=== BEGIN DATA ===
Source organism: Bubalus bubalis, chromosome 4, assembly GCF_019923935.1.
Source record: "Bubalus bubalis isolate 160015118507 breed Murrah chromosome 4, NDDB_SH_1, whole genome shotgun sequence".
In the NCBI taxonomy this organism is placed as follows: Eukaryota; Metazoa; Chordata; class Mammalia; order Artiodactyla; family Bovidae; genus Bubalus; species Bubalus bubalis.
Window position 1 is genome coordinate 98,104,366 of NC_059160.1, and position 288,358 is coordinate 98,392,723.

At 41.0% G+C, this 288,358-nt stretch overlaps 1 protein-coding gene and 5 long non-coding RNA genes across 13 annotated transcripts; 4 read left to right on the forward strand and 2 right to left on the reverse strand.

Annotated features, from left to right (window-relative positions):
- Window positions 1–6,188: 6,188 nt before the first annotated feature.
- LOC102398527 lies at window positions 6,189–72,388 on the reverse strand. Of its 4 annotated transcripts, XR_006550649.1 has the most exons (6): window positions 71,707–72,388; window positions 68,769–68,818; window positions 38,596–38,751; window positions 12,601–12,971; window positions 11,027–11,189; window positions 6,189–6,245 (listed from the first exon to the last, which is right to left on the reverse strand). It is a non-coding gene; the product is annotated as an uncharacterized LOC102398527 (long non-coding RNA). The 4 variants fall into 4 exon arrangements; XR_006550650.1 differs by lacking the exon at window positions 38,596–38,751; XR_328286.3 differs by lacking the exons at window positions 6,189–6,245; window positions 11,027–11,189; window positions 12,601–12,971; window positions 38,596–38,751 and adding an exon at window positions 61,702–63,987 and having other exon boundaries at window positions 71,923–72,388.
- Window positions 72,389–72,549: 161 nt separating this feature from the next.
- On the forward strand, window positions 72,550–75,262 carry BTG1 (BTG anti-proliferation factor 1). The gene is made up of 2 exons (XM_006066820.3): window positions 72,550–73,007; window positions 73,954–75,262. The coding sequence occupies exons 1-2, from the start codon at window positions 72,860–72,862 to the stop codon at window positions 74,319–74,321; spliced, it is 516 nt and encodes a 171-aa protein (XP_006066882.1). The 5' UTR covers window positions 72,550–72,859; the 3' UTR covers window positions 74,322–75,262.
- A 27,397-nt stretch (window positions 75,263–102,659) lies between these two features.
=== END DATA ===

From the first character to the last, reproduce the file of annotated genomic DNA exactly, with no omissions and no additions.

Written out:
Source organism: Bubalus bubalis, chromosome 4, assembly GCF_019923935.1.
Source record: "Bubalus bubalis isolate 160015118507 breed Murrah chromosome 4, NDDB_SH_1, whole genome shotgun sequence".
In the NCBI taxonomy this organism is placed as follows: Eukaryota; Metazoa; Chordata; class Mammalia; order Artiodactyla; family Bovidae; genus Bubalus; species Bubalus bubalis.
Window position 1 is genome coordinate 98,104,366 of NC_059160.1, and position 288,358 is coordinate 98,392,723.

At 41.0% G+C, this 288,358-nt stretch overlaps 1 protein-coding gene and 5 long non-coding RNA genes across 13 annotated transcripts; 4 read left to right on the forward strand and 2 right to left on the reverse strand.

Annotated features, from left to right (window-relative positions):
- Window positions 1–6,188: 6,188 nt before the first annotated feature.
- LOC102398527 lies at window positions 6,189–72,388 on the reverse strand. Of its 4 annotated transcripts, XR_006550649.1 has the most exons (6): window positions 71,707–72,388; window positions 68,769–68,818; window positions 38,596–38,751; window positions 12,601–12,971; window positions 11,027–11,189; window positions 6,189–6,245 (listed from the first exon to the last, which is right to left on the reverse strand). It is a non-coding gene; the product is annotated as an uncharacterized LOC102398527 (long non-coding RNA). The 4 variants fall into 4 exon arrangements; XR_006550650.1 differs by lacking the exon at window positions 38,596–38,751; XR_328286.3 differs by lacking the exons at window positions 6,189–6,245; window positions 11,027–11,189; window positions 12,601–12,971; window positions 38,596–38,751 and adding an exon at window positions 61,702–63,987 and having other exon boundaries at window positions 71,923–72,388.
- Window positions 72,389–72,549: 161 nt separating this feature from the next.
- On the forward strand, window positions 72,550–75,262 carry BTG1 (BTG anti-proliferation factor 1). The gene is made up of 2 exons (XM_006066820.3): window positions 72,550–73,007; window positions 73,954–75,262. The coding sequence occupies exons 1-2, from the start codon at window positions 72,860–72,862 to the stop codon at window positions 74,319–74,321; spliced, it is 516 nt and encodes a 171-aa protein (XP_006066882.1). The 5' UTR covers window positions 72,550–72,859; the 3' UTR covers window positions 74,322–75,262.
- A 27,397-nt stretch (window positions 75,263–102,659) lies between these two features.